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Don’t let an unstable economy ruin your fiscal plan

TODAY Financial editor Jean Chatzky is receiving more e-mails from readers than ever before, which makes sense given the shaky economy. She takes some time to answer three of the most frequently asked questions.
/ Source: TODAY contributor

It seems as though I've been getting more e-mails from readers than ever before, which makes sense in a shaky economy. But before they start piling up too high, I'd like to take the opportunity to answer a few in this space. Here are answers to three of the most frequently asked questions in my inbox.

Q. My husband and I definitely live beyond our means, paycheck to paycheck. When I try to put money away, it lasts just a few days until my husband will ask to do or buy something and I'll feel bad saying no. I want to save and want to make him and my two daughters happy. Can I do both? — Sarah

A: I want you to listen to me: Saving money is the very best thing you can do for your husband and family. It buys you crucial things, not just college for the girls and eventual retirement for you and your husband, but the ability to make choices in medical care if you have a health emergency. Without savings, you have no options.

Your husband needs to understand this as much as you do. Right now, your relationship with him is on shaky ground because you are parenting him financially as much as you are parenting your kids. Sarah, this cannot continue.Here's what I want you to do. Set up three bank accounts, one for the house, one for you and one for him. Paychecks go into the house account and on the very same day, I want you to transfer money into a savings account. Start small, with $100 or whatever you think you can manage. If that feels easy, increase it the next month. Tell yourself those savings are hands-off. Also transfer a small sum into an account to be used at your discretion and another to be used at his. If he wants to buy something, he can use his money rather than asking you. As for the girls, this is what allowances are for: They can save for the things they want and you can put an end to the whining.

Q. I get paid monthly from my job. I spend a majority of my budget the first week of the month right after I get paid and then have to scrimp and save for the rest of the month until I get paid again. This cycle has been going on for months. How do I make my budget last all month? — Amy

A: What you're describing is a problem every person (including me) who has a job where income rolls in sporadically faces. What you're going to do from now on is pay yourself weekly. Deposit your monthly paycheck into your savings account. Every week (you can do this automatically or online) transfer one-quarter of the money into checking. Then, make a deal with yourself that the money in savings is not to be touched. You may find as you go through the process that you have to tweak it a little bit based on things like when your rent, mortgage or car payments are due.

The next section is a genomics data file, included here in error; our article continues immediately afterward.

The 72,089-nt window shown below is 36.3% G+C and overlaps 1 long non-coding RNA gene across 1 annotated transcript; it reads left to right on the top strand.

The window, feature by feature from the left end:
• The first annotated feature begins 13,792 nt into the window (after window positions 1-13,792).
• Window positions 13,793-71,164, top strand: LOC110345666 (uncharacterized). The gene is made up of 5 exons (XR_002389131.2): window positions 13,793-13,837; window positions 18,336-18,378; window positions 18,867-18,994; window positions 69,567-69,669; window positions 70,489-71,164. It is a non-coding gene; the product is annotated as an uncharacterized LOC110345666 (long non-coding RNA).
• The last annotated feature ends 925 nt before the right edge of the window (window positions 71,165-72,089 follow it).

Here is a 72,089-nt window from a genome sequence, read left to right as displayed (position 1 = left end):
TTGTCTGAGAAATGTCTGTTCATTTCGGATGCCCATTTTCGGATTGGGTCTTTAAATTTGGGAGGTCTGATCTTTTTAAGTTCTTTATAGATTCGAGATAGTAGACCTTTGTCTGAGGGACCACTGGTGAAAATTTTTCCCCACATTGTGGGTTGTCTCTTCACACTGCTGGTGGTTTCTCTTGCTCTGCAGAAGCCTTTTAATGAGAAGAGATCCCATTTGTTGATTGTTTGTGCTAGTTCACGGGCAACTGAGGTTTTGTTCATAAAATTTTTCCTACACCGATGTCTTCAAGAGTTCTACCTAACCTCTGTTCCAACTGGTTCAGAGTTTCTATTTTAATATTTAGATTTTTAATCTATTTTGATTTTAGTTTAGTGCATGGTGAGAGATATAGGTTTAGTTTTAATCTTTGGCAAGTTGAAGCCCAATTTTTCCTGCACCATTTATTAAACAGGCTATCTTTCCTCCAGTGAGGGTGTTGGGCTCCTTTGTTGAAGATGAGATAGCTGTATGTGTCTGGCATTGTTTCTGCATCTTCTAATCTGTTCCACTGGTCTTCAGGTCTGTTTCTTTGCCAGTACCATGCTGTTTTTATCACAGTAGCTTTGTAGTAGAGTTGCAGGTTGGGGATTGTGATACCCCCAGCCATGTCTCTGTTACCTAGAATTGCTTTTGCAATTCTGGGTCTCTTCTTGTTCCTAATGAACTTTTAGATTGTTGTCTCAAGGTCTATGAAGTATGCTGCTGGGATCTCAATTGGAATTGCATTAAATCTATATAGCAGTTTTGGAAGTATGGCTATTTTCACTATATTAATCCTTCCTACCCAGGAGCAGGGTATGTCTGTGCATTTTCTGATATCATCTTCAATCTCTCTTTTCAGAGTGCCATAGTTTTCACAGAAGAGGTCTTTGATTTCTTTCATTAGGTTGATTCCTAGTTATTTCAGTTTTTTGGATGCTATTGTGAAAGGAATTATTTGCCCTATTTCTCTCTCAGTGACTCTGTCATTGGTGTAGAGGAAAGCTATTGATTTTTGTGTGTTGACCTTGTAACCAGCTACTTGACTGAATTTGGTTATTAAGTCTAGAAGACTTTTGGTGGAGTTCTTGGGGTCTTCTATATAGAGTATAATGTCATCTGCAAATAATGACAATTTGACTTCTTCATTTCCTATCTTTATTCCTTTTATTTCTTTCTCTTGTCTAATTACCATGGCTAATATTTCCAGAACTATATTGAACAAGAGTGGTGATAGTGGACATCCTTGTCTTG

The other thing I want you to do is to plan your savings. You know what's possible now, having lived frugally three weeks out of each month. Decide upfront what percentage of the paycheck is reasonable to save (if you can hit 10 percent, you're doing extremely well) and transfer that money into a long-term savings account, a money market or an IRA before you have the chance to spend a dime.

Q. My husband and I had our first son a year ago, and we are stumped on what to do to start saving for his college. My husband is in the Navy, and I am a stay-at-home mom. In 2007, our adjusted gross income was about $90,000. We both make the maximum contribution to our Roth IRAs and save $1,000 a month in a money market account. Although we know we can't foot the entire bill for his college education, we would like to be able to help some. Which products would be best for us? — ShaynaA: What many people don't understand about the Roth IRA is that in addition to being a great way to save for retirement, it's also an important college savings tool. One of the things I like so much about the Roth (besides the fact that your contributions grow tax-free forever and you don't have to pay taxes on them when you pull the money out) is that you can make withdrawals, without penalty, for things like education and buying your first home. So when your child gets to college 18 years from now, you can look at the balance in that Roth and decide if you want to use some of the money for education rather than retirement.As far as other options, I'd look at the Coverdell Education Savings Account and the 529 College Savings Plan. The Coverdell works like an IRA. At your income level, you can contribute up to $2,000 annually if your modified adjusted gross is less than $95,000 as a single tax filer (or married filing separate), or $190,000 to $220,000 as a married couple filing jointly. You can open a Coverdell at pretty much any brokerage firm, but I'd use the same one that houses your Roth for sanity's sake. Then you invest the money as you choose. As for a 529 plan, you can contribute substantially more there, but plans vary by state. If you want to read more about your state's options, I'd go to, a terrific Web site that rates plans.

With reporting by Arielle McGowen.

Jean Chatzky is an editor-at-large at Money Magazine and serves as AOL’s official Money Coach. She is the personal finance editor for NBC’s “Today Show” and is also a columnist for Life Magazine. She is the author of four books, including 2004’s “Pay it Down! From Debt to Wealth on $10 a Day” (Portfolio). To find out more, visit her Web site,